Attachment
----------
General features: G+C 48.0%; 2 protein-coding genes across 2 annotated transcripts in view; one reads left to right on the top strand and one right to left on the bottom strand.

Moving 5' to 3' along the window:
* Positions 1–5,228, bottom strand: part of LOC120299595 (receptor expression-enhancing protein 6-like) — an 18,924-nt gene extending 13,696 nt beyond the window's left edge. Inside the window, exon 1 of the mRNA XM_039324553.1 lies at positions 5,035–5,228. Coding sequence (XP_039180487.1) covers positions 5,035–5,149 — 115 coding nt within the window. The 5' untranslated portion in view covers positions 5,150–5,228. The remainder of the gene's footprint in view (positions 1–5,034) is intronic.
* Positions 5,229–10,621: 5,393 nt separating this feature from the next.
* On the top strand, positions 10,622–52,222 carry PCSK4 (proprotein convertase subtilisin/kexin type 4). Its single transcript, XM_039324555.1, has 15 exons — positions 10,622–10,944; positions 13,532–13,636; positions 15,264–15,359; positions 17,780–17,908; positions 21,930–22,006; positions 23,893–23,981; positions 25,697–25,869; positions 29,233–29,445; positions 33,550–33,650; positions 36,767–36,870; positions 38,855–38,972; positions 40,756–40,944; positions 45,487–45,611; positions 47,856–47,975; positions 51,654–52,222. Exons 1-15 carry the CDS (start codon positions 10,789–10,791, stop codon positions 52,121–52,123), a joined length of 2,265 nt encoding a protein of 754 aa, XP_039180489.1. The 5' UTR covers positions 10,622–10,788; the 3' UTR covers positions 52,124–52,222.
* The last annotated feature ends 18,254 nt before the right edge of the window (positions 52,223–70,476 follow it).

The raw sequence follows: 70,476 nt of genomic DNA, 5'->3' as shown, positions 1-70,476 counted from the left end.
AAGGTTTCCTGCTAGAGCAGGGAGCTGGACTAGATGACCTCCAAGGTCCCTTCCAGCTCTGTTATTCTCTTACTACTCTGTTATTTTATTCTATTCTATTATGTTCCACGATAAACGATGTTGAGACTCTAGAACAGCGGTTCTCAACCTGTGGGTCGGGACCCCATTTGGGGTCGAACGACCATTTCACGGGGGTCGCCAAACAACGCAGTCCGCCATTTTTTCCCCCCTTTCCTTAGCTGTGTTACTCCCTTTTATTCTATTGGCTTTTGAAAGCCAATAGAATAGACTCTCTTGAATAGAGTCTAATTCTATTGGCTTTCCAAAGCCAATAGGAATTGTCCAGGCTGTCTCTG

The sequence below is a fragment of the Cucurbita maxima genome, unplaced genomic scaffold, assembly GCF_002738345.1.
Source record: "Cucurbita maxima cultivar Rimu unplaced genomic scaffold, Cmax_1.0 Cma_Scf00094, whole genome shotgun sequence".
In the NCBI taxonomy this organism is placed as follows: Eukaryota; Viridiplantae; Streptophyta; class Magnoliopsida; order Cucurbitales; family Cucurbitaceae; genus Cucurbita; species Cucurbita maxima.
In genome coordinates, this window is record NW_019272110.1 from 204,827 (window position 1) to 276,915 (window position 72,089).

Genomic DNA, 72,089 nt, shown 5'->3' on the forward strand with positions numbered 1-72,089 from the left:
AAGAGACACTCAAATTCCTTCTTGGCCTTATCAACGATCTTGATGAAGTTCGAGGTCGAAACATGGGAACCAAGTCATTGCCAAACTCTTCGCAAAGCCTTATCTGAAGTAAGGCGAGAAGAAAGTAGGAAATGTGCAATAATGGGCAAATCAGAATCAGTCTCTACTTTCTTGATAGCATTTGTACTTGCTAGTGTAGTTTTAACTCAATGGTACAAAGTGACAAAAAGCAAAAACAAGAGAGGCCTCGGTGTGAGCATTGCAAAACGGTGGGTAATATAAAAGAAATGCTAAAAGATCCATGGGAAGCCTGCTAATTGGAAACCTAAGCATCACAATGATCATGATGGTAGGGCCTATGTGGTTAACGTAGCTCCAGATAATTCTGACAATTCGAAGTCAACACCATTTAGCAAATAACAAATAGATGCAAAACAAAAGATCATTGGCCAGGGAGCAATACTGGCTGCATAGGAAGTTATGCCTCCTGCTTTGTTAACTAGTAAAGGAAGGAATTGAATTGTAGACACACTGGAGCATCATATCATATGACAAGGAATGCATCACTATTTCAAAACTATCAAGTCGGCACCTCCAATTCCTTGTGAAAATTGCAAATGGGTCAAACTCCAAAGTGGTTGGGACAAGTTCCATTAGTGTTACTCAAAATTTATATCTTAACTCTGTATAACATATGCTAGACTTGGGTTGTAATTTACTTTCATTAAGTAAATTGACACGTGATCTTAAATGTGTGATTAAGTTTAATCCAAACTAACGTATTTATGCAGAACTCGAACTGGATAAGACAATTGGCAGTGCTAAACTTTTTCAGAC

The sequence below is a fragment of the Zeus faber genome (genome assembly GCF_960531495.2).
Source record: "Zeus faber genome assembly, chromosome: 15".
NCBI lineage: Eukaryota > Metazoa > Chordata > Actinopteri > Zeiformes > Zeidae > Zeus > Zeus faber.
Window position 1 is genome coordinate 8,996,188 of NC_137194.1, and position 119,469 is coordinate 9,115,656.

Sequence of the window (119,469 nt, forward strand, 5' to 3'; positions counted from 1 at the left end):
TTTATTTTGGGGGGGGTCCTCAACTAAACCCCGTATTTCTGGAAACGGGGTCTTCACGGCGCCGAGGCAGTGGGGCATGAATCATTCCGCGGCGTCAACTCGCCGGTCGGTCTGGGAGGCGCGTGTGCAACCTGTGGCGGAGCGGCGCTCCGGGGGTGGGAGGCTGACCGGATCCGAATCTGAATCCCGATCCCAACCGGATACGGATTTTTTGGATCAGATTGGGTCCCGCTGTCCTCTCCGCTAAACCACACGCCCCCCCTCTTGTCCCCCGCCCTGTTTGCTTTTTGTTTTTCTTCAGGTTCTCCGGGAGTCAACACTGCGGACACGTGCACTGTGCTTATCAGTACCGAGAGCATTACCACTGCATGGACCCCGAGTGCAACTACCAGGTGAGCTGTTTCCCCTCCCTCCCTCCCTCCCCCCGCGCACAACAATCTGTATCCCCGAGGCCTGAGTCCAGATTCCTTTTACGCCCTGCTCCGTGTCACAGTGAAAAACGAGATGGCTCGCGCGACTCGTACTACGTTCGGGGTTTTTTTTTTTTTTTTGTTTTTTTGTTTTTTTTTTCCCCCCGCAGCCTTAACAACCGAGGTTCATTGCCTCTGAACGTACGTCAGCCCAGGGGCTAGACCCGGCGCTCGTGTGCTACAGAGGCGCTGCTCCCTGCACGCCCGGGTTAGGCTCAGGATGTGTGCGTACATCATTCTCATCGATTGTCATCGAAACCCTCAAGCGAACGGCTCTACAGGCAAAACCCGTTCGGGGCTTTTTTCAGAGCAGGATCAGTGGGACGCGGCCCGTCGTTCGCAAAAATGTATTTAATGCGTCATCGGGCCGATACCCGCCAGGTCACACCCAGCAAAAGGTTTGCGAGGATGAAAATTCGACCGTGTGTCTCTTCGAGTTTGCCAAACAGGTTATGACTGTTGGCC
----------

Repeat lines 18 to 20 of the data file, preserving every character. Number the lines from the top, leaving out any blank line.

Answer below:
Window position 1 is genome coordinate 8,996,188 of NC_137194.1, and position 119,469 is coordinate 9,115,656.

Sequence of the window (119,469 nt, forward strand, 5' to 3'; positions counted from 1 at the left end):
TTTATTTTGGGGGGGGTCCTCAACTAAACCCCGTATTTCTGGAAACGGGGTCTTCACGGCGCCGAGGCAGTGGGGCATGAATCATTCCGCGGCGTCAACTCGCCGGTCGGTCTGGGAGGCGCGTGTGCAACCTGTGGCGGAGCGGCGCTCCGGGGGTGGGAGGCTGACCGGATCCGAATCTGAATCCCGATCCCAACCGGATACGGATTTTTTGGATCAGATTGGGTCCCGCTGTCCTCTCCGCTAAACCACACGCCCCCCCTCTTGTCCCCCGCCCTGTTTGCTTTTTGTTTTTCTTCAGGTTCTCCGGGAGTCAACACTGCGGACACGTGCACTGTGCTTATCAGTACCGAGAGCATTACCACTGCATGGACCCCGAGTGCAACTACCAGGTGAGCTGTTTCCCCTCCCTCCCTCCCTCCCCCCGCGCACAACAATCTGTATCCCCGAGGCCTGAGTCCAGATTCCTTTTACGCCCTGCTCCGTGTCACAGTGAAAAACGAGATGGCTCGCGCGACTCGTACTACGTTCGGGGTTTTTTTTTTTTTTTTGTTTTTTTGTTTTTTTTTTCCCCCCGCAGCCTTAACAACCGAGGTTCATTGCCTCTGAACGTACGTCAGCCCAGGGGCTAGACCCGGCGCTCGTGTGCTACAGAGGCGCTGCTCCCTGCACGCCCGGGTTAGGCTCAGGATGTGTGCGTACATCATTCTCATCGATTGTCATCGAAACCCTCAAGCGAACGGCTCTACAGGCAAAACCCGTTCGGGGCTTTTTTCAGAGCAGGATCAGTGGGACGCGGCCCGTCGTTCGCAAAAATGTATTTAATGCGTCATCGGGCCGATACCCGCCAGGTCACACCCAGCAAAAGGTTTGCGAGGATGAAAATTCGACCGTGTGTCTCTTCGAGTTTGCCAAACAGGTTATGACTGTTGGCC